Monday, January 13, 2014

Full-packet-capture society - and how to avoid it

After my previous post on the need for intelligence reform, this post discusses a concrete policy recommendation - but before that, I will describe what is at stake.

I see our world on a trajectory into a dystopian future that is frightening and undesirable. Technological progress is deeply transforming our societies, and while most of it is for the better, we need to step back occasionally and look at the bigger picture.

Storage costs are on a steep downward curve, similar to CPU costs -­­ except that the end of Kryder's Law (the storage equivalent of Moore's law) is not in sight yet. Kryder's conservative forecast in 2009 estimated that a zetabyte of storage will cost about 2.8 billion USD by 2020. Extrapolating that prices will halve roughly every two years, this means that a zetabyte might be as cheap as 100 million USD sometime between 2030 and 2040.

All human speech ever spoken, sampled at 16 khz audio, is estimated to be roughly 42 zetabytes. This means that by the time I reach retirement age, storage systems that can keep a full audio transcript of everything humanity has said in the last 10 years will be within the reach of many larger nation­ states. Perhaps I will live long enough to get CD quality, too. Impressive, but also terrifying.

A future where every word ever spoken and every action ever taken is recorded somewhere will lead to a collapse of what we understand as freedom in society. There is good reason that both the east German StaSi and the KGB kept vast troves of "kompromat" on anyone that showed political ambitions - such data was useful to discredit people that were politically active or to blackmail them into cooperation.

The trouble with kompromat is, though, that nobody needs to actually use it, or threaten its use, for it to become an effective deterrent to political activity. We can see this in western societies already: It is not uncommon for qualified and capable individuals to decide against standing in elections for fear of having their lives examined under a microscope. When everything you have ever done has been recorded, are you sure that none of it could be used to make you look bad?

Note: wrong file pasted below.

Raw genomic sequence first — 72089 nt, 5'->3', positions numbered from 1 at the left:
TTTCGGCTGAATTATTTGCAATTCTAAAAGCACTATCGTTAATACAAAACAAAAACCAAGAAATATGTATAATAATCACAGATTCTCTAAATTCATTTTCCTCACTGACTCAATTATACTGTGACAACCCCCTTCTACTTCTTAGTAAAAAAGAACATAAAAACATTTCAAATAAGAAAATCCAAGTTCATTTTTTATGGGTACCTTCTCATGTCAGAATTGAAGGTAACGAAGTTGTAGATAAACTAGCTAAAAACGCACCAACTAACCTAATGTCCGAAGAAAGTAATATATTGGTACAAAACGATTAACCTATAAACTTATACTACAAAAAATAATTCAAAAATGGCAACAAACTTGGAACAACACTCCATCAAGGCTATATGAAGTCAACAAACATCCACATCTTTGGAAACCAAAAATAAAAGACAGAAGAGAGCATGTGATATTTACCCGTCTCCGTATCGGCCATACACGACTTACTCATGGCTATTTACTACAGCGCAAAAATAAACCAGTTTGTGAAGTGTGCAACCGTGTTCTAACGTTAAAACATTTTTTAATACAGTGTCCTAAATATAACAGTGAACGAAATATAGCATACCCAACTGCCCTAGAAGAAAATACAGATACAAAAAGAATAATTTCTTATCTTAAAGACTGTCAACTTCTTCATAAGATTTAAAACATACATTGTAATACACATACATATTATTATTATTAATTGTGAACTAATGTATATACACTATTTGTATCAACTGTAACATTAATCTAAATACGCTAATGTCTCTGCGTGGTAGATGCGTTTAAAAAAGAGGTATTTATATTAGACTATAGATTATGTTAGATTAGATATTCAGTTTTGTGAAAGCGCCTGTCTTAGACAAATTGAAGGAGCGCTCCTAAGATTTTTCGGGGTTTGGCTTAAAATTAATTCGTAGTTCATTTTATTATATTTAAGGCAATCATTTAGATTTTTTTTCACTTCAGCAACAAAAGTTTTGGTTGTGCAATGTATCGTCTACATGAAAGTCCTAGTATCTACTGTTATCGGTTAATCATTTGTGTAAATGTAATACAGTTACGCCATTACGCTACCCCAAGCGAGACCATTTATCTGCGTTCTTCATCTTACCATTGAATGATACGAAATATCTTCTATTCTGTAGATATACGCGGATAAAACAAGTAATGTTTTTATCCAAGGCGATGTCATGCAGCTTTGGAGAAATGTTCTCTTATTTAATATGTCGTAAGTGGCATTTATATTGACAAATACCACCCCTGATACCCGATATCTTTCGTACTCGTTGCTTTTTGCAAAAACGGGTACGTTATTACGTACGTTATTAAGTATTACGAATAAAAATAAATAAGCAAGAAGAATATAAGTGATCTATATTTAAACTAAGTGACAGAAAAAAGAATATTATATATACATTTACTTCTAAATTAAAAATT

What about the famous "three felonies a day" that even well-­meaning and law­-abiding citizens run into?

Clapper's argument that "it isn't collection until you look at it" is disingenuous and dangerous. By this logic, vast files tracking people's lives in pedantic detail are not problematic until that data is retrieved from a filing cabinet and read by a human. Transporting his logic into East Germany of the early 80's, collecting excruciating detail about people's private lives was OK, it was only when the StaSi actively used this data that things went wrong.

The discussion whether phone metadata records should be held by the government or by private entities does not matter. Data should only be held for the period which is necessary to perform a task, and storing data in excess of this period without allowing people to view / edit / remove this data carries the implicit threat that this data may be used to harm you in the future. Involuntary mass retention of data is oppressive. And while checks and balances exist now, we cannot be sure how they hold up over time. Deleting the data is the only prudent choice.

Well-­intentioned people can build highly oppressive systems, and not realize what they are doing. Erich Mielke, who had built the most oppressive security agency in living memory in order to protect "his" country from external and internal foes, famously said "but I love all people" in front of East German Parliament. He did not grasp the extent of the evil he had constructed and presided over.

Nobody wants a full-­packet­-capture society. It is fundamentally at odds with freedom. Arbitrary collection and retention of data on people is a form of oppression.

Policy recommendation: A different form of SIGINT budget